Audrey Young

Audrey Young is the New Zealand Herald’s political editor.

MFAT staff cable leaks continue

Ministry of Foreign Affairs and Trade chief executive John Allen. Photo / Mark Mitchell Photo / Mark Mitchell
Ministry of Foreign Affairs and Trade chief executive John Allen. Photo / Mark Mitchell Photo / Mark Mitchell

Labour has released another confidential cable, this time from New Zealand ambassador to Japan Ian Kennedy, highly critical of the proposed restructuring of the Ministry of Foreign Affairs and Trade (MFAT).

It is the latest of an embarrassing series of leaks to Labour, which have included criticisms from the High Commissioner to Singapore and the Ambassador to Argentina.

Labour's Phil Goff also claimed on Thursday that MFAT chief executive John Allen had instructed ambassadors this week not to put their criticisms in cables.

The restructuring would lead to job losses of up to 300 positions, many of them administrative staff seconded to overseas postings, a reduction in some overseas allowances, and the end of a diplomatic appointment system based on seniority over merit.

Labour leader David Shearer says the fact that the cables are still being leaked, despite an edict trying to stop them being sent "indicates just how deep the concerns are among our most experienced diplomats."

Mr Kennedy's cable suggests that new Ministry Business Model (MBM) would result in off-shore positions becoming ''poor cousins" to on-shore positions in Wellington.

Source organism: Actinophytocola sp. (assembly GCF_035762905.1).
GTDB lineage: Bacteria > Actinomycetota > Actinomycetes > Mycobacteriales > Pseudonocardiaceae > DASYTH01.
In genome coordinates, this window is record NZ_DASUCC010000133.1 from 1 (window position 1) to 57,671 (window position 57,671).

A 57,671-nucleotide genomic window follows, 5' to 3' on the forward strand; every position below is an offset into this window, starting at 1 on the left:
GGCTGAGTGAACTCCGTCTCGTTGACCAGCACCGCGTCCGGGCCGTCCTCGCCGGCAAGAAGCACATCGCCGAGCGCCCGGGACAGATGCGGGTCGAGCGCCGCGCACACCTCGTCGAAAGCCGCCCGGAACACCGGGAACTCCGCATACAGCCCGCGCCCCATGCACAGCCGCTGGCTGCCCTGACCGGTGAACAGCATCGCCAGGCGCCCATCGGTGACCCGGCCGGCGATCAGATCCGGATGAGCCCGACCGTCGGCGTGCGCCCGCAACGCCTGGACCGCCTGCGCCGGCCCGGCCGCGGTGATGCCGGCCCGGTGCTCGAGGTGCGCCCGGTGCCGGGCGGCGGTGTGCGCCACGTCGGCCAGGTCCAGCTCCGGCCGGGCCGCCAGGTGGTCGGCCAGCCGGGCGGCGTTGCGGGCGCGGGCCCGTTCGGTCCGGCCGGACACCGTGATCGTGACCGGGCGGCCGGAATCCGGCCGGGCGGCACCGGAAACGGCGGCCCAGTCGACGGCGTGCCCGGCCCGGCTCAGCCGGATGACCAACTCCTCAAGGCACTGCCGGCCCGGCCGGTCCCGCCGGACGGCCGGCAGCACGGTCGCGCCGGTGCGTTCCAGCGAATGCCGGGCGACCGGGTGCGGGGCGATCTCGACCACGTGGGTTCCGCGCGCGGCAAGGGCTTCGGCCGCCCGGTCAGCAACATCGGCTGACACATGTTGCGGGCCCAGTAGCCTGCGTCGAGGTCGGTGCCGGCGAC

"That seems a very dangerous proposition to me, particularly for a Foreign Ministry that looks to its staff off-shore to represent and advocate for New Zealand.

"We have a strongly committed team in Tokyo well qualified to raise New Zealand's profile in Japan.

"As I see it, the hard yards that have been gained in recent years will be put at risk by this proposed change in direction."

He says to get the maximum return on investment in language training, the ministry has encourage Japanese speakers to do two or three postings to Tokyo.

"That is not going to happen if off-shore positions are downgraded relative to positions at home (and if a reduction in allowances makes living in Tokyo prohibitively expesnive, particularly for staff with families."

He also argues against a plan to drop a chauffeur from the ministry saying that having a driver allows staff to work in the car to and from appointments, that public transport is not a realistic proposition especially in the summer heat, and that expenditure on taxis would be driven up.

The cable says he has made a separate case on the need to retain a chef-manager at the official residence and would comment separately on the maintenance officer, the housekeeper and office cleaning positions.

Mr Kennedy said he shared the same concerns of the Singapore High Commissioner.
Mr Kennedy asks to know which organisations had used the model being proposed in the restructuring and in what ways it had been successful to their business practice.

"My concern is that it would have the opposite effect for MFAT and be very damaging to the advancement of New Zealand's foreign policy and trade objectives.

"In Japan personal connections are paramount to achieve access to key decision makers. Relationships of trust take time to develop."

Mr Kennedy's posting ends in June this year.

- NZ Herald

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